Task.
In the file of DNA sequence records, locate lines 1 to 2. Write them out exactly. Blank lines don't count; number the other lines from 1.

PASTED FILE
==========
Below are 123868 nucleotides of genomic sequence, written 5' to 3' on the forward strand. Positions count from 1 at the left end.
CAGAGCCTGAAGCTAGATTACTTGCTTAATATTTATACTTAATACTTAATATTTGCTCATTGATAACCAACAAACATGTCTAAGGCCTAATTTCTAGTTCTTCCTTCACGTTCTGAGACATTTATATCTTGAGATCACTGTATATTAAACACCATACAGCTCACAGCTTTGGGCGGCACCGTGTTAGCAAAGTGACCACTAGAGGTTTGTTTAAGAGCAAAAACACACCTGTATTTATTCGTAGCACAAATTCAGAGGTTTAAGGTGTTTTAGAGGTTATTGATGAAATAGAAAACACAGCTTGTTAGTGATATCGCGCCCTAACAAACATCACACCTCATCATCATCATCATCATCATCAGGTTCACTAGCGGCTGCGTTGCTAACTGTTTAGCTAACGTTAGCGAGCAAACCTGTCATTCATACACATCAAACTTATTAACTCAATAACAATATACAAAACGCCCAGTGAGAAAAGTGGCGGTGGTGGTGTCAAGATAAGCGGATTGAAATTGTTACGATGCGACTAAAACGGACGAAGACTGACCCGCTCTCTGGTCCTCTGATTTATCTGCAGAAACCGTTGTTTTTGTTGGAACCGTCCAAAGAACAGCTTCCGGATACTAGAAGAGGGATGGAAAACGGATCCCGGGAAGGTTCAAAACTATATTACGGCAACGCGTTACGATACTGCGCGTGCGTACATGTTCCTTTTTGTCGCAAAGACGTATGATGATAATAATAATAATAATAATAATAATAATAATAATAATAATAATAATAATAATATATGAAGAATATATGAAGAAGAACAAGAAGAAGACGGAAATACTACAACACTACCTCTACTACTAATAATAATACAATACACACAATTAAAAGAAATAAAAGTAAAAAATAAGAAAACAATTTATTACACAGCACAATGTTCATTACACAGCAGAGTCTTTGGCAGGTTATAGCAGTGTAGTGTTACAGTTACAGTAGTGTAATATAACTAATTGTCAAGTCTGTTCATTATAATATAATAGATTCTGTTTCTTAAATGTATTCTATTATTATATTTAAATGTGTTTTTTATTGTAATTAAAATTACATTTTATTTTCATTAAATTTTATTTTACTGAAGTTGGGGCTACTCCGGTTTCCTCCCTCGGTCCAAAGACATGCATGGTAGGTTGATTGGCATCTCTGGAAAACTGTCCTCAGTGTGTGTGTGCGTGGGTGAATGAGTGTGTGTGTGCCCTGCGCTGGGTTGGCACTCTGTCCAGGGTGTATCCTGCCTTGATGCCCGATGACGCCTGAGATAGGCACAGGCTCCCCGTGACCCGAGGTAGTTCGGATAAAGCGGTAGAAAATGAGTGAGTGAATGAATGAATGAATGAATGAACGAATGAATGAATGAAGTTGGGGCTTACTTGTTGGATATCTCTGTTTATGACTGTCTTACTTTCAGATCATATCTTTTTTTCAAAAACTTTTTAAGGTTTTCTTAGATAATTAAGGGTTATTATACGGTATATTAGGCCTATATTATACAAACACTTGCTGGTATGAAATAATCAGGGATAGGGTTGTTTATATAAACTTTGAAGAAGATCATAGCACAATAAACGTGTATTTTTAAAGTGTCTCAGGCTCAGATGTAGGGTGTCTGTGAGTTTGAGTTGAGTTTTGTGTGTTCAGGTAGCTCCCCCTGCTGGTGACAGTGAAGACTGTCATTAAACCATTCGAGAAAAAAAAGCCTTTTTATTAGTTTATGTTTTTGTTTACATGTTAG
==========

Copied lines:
Below are 123868 nucleotides of genomic sequence, written 5' to 3' on the forward strand. Positions count from 1 at the left end.
CAGAGCCTGAAGCTAGATTACTTGCTTAATATTTATACTTAATACTTAATATTTGCTCATTGATAACCAACAAACATGTCTAAGGCCTAATTTCTAGTTCTTCCTTCACGTTCTGAGACATTTATATCTTGAGATCACTGTATATTAAACACCATACAGCTCACAGCTTTGGGCGGCACCGTGTTAGCAAAGTGACCACTAGAGGTTTGTTTAAGAGCAAAAACACACCTGTATTTATTCGTAGCACAAATTCAGAGGTTTAAGGTGTTTTAGAGGTTATTGATGAAATAGAAAACACAGCTTGTTAGTGATATCGCGCCCTAACAAACATCACACCTCATCATCATCATCATCATCATCAGGTTCACTAGCGGCTGCGTTGCTAACTGTTTAGCTAACGTTAGCGAGCAAACCTGTCATTCATACACATCAAACTTATTAACTCAATAACAATATACAAAACGCCCAGTGAGAAAAGTGGCGGTGGTGGTGTCAAGATAAGCGGATTGAAATTGTTACGATGCGACTAAAACGGACGAAGACTGACCCGCTCTCTGGTCCTCTGATTTATCTGCAGAAACCGTTGTTTTTGTTGGAACCGTCCAAAGAACAGCTTCCGGATACTAGAAGAGGGATGGAAAACGGATCCCGGGAAGGTTCAAAACTATATTACGGCAACGCGTTACGATACTGCGCGTGCGTACATGTTCCTTTTTGTCGCAAAGACGTATGATGATAATAATAATAATAATAATAATAATAATAATAATAATAATAATAATAATAATATATGAAGAATATATGAAGAAGAACAAGAAGAAGACGGAAATACTACAACACTACCTCTACTACTAATAATAATACAATACACACAATTAAAAGAAATAAAAGTAAAAAATAAGAAAACAATTTATTACACAGCACAATGTTCATTACACAGCAGAGTCTTTGGCAGGTTATAGCAGTGTAGTGTTACAGTTACAGTAGTGTAATATAACTAATTGTCAAGTCTGTTCATTATAATATAATAGATTCTGTTTCTTAAATGTATTCTATTATTATATTTAAATGTGTTTTTTATTGTAATTAAAATTACATTTTATTTTCATTAAATTTTATTTTACTGAAGTTGGGGCTACTCCGGTTTCCTCCCTCGGTCCAAAGACATGCATGGTAGGTTGATTGGCATCTCTGGAAAACTGTCCTCAGTGTGTGTGTGCGTGGGTGAATGAGTGTGTGTGTGCCCTGCGCTGGGTTGGCACTCTGTCCAGGGTGTATCCTGCCTTGATGCCCGATGACGCCTGAGATAGGCACAGGCTCCCCGTGACCCGAGGTAGTTCGGATAAAGCGGTAGAAAATGAGTGAGTGAATGAATGAATGAATGAATGAACGAATGAATGAATGAAGTTGGGGCTTACTTGTTGGATATCTCTGTTTATGACTGTCTTACTTTCAGATCATATCTTTTTTTCAAAAACTTTTTAAGGTTTTCTTAGATAATTAAGGGTTATTATACGGTATATTAGGCCTATATTATACAAACACTTGCTGGTATGAAATAATCAGGGATAGGGTTGTTTATATAAACTTTGAAGAAGATCATAGCACAATAAACGTGTATTTTTAAAGTGTCTCAGGCTCAGATGTAGGGTGTCTGTGAGTTTGAGTTGAGTTTTGTGTGTTCAGGTAGCTCCCCCTGCTGGTGACAGTGAAGACTGTCATTAAACCATTCGAGAAAAAAAAGCCTTTTTATTAGTTTATGTTTTTGTTTACATGTTAG